Sequester Will Cut Medicare EHR Bonuses

March 06, 2013

Medicare incentive payments for meaningful use of electronic health records (EHRs) will suffer a 2% cut beginning April 1 just like Medicare physician reimbursement under a federal budget sequester of $85 billion through October 1, the Centers for Medicare & Medicaid Services (CMS) said yesterday.

The EHR bonus in 2013 under Medicare is $15,000 for first-time recipients who have demonstrated that they use EHRs in ways that improve the quality of care and lower its cost. A 2% reduction of that amount would come to $300.

The bonus is $12,000 for clinicians who received their first incentive payment in 2012 and $8000 for those who began receiving the payments in 2011, the first year of the program.

The maximum amount in Medicare bonuses that a clinician can receive is $44,000 over 5 years.

A CMS official disclosed the bonus reduction yesterday during the annual conference of the Health Information and Management Systems Society (HIMSS) in New Orleans, Louisiana, according to Robert Doherty, senior vice president of governmental affairs and public policy at the American College of Physicians, in an interview with Medscape Medical News.

In government parlance, a sequester means an automatic, across-the-board budget cut. The current $85 billion sequester, which applies to defense as well as domestic spending, stems from the failure of Congress to enact legislation in 2011 to reduce the budget deficit by roughly $1.2 trillion. Lawmakers earlier had agreed that if they could not reach such a deal, then a sequester at the same level would kick in on January 1, 2013. The prospect of arbitrary budget cuts for every branch of government was intended to pressure Congress to pass a more discriminating deficit-reduction plan.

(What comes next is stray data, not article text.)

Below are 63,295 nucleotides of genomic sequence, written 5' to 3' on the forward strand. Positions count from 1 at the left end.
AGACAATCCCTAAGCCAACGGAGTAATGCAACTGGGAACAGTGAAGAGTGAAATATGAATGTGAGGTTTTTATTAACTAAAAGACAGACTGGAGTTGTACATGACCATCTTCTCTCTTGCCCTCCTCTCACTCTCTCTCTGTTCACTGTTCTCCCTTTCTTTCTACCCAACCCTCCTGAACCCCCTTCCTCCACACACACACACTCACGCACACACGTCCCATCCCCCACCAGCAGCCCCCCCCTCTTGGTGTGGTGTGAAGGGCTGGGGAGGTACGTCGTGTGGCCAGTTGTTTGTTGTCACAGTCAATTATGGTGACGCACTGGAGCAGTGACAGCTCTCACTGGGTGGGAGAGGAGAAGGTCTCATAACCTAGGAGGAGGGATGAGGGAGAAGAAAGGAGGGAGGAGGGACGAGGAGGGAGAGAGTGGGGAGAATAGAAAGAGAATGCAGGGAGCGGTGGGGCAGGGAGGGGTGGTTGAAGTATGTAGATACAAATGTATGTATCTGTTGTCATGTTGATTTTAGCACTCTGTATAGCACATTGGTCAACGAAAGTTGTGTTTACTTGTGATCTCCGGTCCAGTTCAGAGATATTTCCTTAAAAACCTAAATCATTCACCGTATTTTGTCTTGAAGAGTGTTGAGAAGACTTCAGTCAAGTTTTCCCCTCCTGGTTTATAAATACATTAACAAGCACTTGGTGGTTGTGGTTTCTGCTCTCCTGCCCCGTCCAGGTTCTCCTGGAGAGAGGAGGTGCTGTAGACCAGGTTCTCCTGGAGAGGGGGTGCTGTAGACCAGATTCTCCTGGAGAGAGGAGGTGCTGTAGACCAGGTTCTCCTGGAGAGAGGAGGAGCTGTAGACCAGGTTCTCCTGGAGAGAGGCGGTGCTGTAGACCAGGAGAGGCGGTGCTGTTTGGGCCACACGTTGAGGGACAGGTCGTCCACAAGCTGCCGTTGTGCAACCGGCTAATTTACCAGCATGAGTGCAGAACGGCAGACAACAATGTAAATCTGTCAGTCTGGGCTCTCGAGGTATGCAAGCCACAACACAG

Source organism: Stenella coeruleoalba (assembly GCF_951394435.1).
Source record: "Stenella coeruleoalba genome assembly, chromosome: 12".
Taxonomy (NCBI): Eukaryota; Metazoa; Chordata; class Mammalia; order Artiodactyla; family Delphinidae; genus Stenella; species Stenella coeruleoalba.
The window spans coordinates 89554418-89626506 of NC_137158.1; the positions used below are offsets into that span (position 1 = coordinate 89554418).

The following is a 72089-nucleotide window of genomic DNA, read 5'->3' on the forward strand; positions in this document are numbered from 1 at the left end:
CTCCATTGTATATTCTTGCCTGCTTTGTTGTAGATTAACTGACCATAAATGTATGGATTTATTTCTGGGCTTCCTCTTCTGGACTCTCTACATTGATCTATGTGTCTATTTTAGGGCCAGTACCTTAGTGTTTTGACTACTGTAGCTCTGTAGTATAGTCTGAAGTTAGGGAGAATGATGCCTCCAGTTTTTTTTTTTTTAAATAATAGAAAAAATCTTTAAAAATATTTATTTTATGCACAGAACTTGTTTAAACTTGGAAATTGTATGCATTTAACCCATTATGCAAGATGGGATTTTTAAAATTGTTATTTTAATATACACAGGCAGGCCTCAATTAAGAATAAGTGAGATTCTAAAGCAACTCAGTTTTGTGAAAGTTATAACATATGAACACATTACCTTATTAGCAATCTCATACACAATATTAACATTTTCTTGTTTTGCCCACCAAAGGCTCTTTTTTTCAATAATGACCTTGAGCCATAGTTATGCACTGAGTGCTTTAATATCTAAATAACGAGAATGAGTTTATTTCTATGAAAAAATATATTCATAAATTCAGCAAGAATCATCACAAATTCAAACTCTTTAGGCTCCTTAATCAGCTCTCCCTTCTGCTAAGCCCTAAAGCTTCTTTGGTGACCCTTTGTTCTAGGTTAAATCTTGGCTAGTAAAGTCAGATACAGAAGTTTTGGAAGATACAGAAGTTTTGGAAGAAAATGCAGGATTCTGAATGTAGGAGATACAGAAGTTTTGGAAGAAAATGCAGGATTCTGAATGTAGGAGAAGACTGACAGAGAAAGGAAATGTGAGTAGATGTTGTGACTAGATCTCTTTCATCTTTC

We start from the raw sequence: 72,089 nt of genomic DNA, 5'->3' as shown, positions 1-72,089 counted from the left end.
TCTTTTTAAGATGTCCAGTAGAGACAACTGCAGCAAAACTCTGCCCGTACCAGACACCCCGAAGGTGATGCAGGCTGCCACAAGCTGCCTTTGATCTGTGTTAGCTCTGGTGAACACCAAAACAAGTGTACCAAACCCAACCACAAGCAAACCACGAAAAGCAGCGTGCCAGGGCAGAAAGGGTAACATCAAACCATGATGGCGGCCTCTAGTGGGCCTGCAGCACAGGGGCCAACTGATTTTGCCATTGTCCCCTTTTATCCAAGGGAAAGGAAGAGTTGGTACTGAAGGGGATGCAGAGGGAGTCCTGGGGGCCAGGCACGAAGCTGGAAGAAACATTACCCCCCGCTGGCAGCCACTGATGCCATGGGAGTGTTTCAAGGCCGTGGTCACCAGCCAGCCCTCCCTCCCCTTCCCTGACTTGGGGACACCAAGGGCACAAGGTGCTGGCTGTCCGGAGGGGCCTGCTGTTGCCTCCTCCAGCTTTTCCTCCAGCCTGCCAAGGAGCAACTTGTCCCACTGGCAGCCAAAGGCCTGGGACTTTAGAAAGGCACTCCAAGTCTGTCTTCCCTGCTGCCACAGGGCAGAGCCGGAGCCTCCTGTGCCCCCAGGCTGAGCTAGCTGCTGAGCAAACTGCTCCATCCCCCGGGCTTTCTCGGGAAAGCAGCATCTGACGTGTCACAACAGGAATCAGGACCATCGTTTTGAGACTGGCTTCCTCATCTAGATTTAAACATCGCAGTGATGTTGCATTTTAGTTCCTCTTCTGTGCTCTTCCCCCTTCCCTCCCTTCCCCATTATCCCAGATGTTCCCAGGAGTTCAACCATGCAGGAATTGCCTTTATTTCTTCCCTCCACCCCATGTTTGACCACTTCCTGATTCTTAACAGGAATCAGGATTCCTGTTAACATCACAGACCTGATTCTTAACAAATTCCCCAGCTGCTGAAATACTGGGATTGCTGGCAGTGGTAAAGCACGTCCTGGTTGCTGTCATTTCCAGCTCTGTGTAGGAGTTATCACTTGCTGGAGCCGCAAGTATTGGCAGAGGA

Over the New Year's holiday, Congress postponed the sequester until March 1, when it took effect after Republicans and Democrats again stalemated over the best way to get federal finances in order.

The first installment of the sequester — $85 billion worth — affects the remaining 7 months of fiscal 2013, when ends September 30. Spending will decrease during this time by roughly 9% for domestic programs and 13% for defense programs. Social Security, Medicare benefits, and Medicaid are spared this budget axe.

Lawmakers crafted the sequester to go a little easier on Medicare reimbursement to healthcare providers, reducing it by only 2%.

The 2% cut will not affect EHR incentive payments that clinicians can earn under Medicaid as opposed to Medicare, because the former program is not subject to sequestration.